Babenberg was a noble dynasty of Austrian margraves and dukes. From Bamberg in the Duchy of Franconia, the Babenbergs ruled the Imperial Margraviate of Austria from its creation in 976 AD until its elevation to a duchy in 1156, from until the extinction of the line in 1246, whereafter they were succeeded by the House of Habsburg; the Babenberg family can be broken down into two distinct groups: 1) The Franconian Babenbergs, the so-called Elder House of Babenberg, whose name refers to Babenburg Castle, the present site of Bamberg Cathedral. Called Popponids after their progenitor Count Poppo of Grapfeld, they were related to the Frankish Robertian dynasty and ancestors of the Franconian Counts of Henneberg and of Schweinfurt. 2) The Austrian Babenbergs, descendants of Margrave Leopold I, who ruled Austria from 976 onwards. This second group claimed to have originated from the first, scholars have not been able to verify that claim. Today, a direct lineal descent from the Bavarian House of Luitpolding is assumed.
Like the French royal Capetian dynasty, the Elder Babenbergs descended from the Robertians. The earliest known Babenberg count Poppo was first mentioned as a ruler in the Gau of Grabfeld, a historic region in northeastern Franconia bordering on Thuringia, in 819 AD, he may be a descendant of the Robertian count Cancor of Hesbaye. One of Poppo's sons, served as princeps militiae under King Louis the Younger and was sometimes called margrave and duke in Franconia under King Charles the Fat of East Francia, he was killed fighting against the Vikings during the Siege of Paris in 886. Another son, Poppo II, was margrave in Thuringia from 880 to 892, when he was deposed by King Charles' successor Arnulf of Carinthia; the Popponids had been favoured by Charles the Fat, but Arnulf reversed this policy in favour of rivalling Conrad the Elder, a member of the Conradine dynasty from the Lahngau in Rhenish Franconia and relative of Arnulf's consort Ota. The leaders of the Babenbergs were the sons of Duke Henry, who called themselves after their castle of Babenburg on the upper Main river, around which their possessions centred.
The city of Bamberg was built around the ancestral castle of the family. The Conradines were led by Conrad the Elder and his brothers Rudolf and Gebhard the sons of Count Udo of Neustria; the rivalry between the Babenberg and Conradine families was intensified by their efforts to extend their authority in the region of the middle Main, this quarrel, known as the "Babenberg feud", came to a first head in 892, when King Arnulf deposed Poppo II as Thuringian ruler, appointing Conrad the Elder instead, installed Conrad's brother Rudolf as Bishop of Würzburg. The struggle intensified at the beginning of the 10th century during the troubled reign of Arnulf's son King Louis the Child. Clashes of arms occurred in 902, when the Conradine laid siege to Babenburg Castle and arrested Adalhard of Babenberg; the next year, Adalhard was executed at the Reichstag of Forchheim. Meanwhile Rudolf's brother Gebhard was appointed Duke of Lotharingia in 903 where he had to cope both with revolting nobles and the continuing attacks by Babenberg forces.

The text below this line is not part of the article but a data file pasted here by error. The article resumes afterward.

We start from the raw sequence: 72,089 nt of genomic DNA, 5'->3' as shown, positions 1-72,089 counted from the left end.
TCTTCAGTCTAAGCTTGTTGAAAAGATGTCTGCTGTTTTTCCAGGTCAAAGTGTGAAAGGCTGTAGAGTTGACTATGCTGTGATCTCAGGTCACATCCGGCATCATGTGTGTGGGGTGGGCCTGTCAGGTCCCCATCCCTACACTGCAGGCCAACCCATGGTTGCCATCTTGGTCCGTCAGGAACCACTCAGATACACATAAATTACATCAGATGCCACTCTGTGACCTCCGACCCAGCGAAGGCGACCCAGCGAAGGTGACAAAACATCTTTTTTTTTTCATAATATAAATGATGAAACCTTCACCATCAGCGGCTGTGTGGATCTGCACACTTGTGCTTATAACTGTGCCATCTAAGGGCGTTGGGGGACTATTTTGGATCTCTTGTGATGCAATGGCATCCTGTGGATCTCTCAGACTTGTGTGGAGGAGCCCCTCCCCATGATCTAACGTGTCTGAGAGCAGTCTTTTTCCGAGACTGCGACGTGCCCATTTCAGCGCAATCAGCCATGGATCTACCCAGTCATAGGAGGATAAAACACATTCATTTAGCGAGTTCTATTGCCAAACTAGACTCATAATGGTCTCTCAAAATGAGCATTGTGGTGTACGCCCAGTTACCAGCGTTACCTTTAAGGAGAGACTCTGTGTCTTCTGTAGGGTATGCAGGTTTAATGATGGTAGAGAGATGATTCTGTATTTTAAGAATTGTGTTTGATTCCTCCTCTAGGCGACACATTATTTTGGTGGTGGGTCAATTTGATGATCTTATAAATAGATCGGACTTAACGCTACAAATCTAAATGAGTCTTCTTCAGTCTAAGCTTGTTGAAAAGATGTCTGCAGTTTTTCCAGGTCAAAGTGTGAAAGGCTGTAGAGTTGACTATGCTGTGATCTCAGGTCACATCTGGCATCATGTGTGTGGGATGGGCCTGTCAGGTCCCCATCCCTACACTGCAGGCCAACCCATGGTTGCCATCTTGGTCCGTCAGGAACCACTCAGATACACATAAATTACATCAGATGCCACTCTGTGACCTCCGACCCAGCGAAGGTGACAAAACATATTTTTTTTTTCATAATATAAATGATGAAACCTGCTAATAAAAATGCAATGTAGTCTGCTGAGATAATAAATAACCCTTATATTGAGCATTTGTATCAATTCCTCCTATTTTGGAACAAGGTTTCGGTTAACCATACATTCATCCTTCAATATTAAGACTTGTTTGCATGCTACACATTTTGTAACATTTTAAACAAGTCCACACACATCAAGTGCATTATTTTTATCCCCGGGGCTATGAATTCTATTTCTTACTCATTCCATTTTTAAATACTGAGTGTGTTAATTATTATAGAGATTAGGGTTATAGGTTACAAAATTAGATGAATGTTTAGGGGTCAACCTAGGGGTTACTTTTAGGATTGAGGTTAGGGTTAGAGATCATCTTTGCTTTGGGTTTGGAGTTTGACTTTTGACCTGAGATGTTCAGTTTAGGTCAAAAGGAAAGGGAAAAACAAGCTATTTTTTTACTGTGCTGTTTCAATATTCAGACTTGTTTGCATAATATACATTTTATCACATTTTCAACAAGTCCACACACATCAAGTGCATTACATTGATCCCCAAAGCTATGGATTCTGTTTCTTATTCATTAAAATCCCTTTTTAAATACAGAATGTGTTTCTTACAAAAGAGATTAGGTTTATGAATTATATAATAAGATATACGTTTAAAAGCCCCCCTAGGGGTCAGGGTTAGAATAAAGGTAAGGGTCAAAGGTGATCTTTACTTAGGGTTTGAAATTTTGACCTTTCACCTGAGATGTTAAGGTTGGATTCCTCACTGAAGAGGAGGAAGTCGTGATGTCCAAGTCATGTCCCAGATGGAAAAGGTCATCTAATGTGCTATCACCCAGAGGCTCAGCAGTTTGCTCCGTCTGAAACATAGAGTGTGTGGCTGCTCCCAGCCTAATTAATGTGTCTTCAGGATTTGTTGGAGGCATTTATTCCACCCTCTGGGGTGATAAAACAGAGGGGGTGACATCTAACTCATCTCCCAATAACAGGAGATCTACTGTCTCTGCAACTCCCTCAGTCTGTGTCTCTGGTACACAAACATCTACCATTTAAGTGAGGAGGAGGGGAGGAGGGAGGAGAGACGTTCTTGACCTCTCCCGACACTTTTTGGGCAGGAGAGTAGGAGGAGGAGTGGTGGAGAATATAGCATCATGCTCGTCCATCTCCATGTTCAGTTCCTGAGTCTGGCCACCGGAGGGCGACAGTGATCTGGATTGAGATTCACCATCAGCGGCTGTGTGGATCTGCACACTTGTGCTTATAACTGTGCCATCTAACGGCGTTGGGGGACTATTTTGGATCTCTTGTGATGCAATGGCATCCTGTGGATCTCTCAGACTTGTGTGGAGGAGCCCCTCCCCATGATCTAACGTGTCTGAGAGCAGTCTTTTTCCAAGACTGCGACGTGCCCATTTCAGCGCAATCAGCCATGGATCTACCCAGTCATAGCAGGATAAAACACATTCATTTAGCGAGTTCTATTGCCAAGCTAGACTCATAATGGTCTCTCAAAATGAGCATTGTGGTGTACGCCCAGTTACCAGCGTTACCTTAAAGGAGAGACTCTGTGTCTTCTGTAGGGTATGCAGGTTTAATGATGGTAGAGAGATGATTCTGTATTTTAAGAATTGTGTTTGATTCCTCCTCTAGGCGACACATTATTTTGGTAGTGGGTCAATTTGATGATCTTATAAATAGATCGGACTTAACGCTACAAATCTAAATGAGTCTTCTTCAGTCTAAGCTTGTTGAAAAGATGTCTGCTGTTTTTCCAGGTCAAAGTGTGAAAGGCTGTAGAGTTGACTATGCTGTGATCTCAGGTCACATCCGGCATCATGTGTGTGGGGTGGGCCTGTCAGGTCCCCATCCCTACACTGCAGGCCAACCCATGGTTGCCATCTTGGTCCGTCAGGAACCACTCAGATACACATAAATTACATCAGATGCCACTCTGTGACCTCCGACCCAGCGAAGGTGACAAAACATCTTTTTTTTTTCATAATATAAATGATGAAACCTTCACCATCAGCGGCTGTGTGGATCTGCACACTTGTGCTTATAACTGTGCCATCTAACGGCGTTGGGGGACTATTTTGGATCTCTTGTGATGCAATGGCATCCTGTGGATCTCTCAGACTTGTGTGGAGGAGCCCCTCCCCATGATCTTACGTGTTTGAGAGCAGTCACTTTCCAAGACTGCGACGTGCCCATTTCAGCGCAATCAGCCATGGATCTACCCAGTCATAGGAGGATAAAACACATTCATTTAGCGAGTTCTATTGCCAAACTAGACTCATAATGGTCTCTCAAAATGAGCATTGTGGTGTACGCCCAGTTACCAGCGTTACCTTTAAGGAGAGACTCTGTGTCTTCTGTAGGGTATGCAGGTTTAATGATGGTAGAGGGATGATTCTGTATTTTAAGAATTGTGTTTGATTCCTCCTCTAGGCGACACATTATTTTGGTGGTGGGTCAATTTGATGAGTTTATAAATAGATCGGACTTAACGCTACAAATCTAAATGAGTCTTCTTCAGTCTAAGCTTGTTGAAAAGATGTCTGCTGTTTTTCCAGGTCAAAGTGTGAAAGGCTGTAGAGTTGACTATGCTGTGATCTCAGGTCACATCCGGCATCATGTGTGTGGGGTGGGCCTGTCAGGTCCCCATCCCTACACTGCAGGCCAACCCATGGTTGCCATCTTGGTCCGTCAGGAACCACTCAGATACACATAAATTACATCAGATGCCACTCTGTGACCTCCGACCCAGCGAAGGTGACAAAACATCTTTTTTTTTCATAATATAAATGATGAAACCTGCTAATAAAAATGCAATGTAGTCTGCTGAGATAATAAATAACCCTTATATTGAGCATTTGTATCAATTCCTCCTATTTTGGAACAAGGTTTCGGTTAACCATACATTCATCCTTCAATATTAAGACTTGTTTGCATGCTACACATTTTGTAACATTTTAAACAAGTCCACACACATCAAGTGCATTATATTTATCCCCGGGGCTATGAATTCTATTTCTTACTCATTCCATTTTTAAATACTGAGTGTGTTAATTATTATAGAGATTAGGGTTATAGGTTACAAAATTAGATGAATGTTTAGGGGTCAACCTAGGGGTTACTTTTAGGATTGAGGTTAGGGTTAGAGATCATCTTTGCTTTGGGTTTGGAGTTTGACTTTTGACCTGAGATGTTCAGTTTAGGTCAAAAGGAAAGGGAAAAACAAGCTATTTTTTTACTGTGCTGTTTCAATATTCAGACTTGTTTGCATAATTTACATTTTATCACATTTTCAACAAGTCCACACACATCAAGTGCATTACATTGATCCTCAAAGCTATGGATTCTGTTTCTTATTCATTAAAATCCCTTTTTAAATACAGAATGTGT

Both sides met in the battle of Fritzlar on 27 February 906, where the Conradines won a decisive victory, although Conrad the Elder fell in the battle. Two of the Babenberg brothers were killed; the third, was summoned before the imperial court by the regent Archbishop Hatto I of Mainz, a partisan of the Conradines. He refused to appear, held his own for a time in his castle at Theres against the king's forces, but surrendered in 906, in spite of a promise of safe-conduct by Hatto was beheaded. Conrad the Younger became Duke of Franconia in 906 and King of East Francia in 911, while the Babenbergs lost their influence in Franconia. In 962 the Bavarian count Leopold I a descendant of the Luitpolding duke Arnulf of Bavaria, was first mentioned as a faithful follower of Emperor Otto I, he remained a loyal supporter of Otto's son and successor Otto II and in 976 appears as count of the Bavarian Eastern March a district not more than 60 miles in breadth on the eastern frontier of the duchy, which grew into the Margraviate of Austria.
Leopold, who received the territory as a reward for his fidelity to Emperor Otto II during the uprising of Duke Henry II of Bavaria, extended its area down the Danube river into what is today Lower Austria at the expense of the retreating Magyars. Leopold was succeeded in 994 by his son Henry I, who continued his father's policy, was followed in 1018 by his brother Adalbert, whose marked loyalty to Emperor Henry II and his Salian successor Henry III was rewarded by many tokens of favour. Adalbert expanded the Austrian territory up to the present borders on the Leitha and Thaya rivers, he was succeeded in 1055 by Ernest. Leopold II, margrave from 1075, quarrelled with Emperor Henry IV during the Investiture Controversy, when he supported the papal side of Bishop Altmann of Passau. Though Leopold had to cope with the invading troops of Duke Vratislaus II of Bohemia and was defeated at the 1082 Battle of Mailberg, the emperor was unable to oust him from his march or to prevent the succession of his son Leopold III in 1096.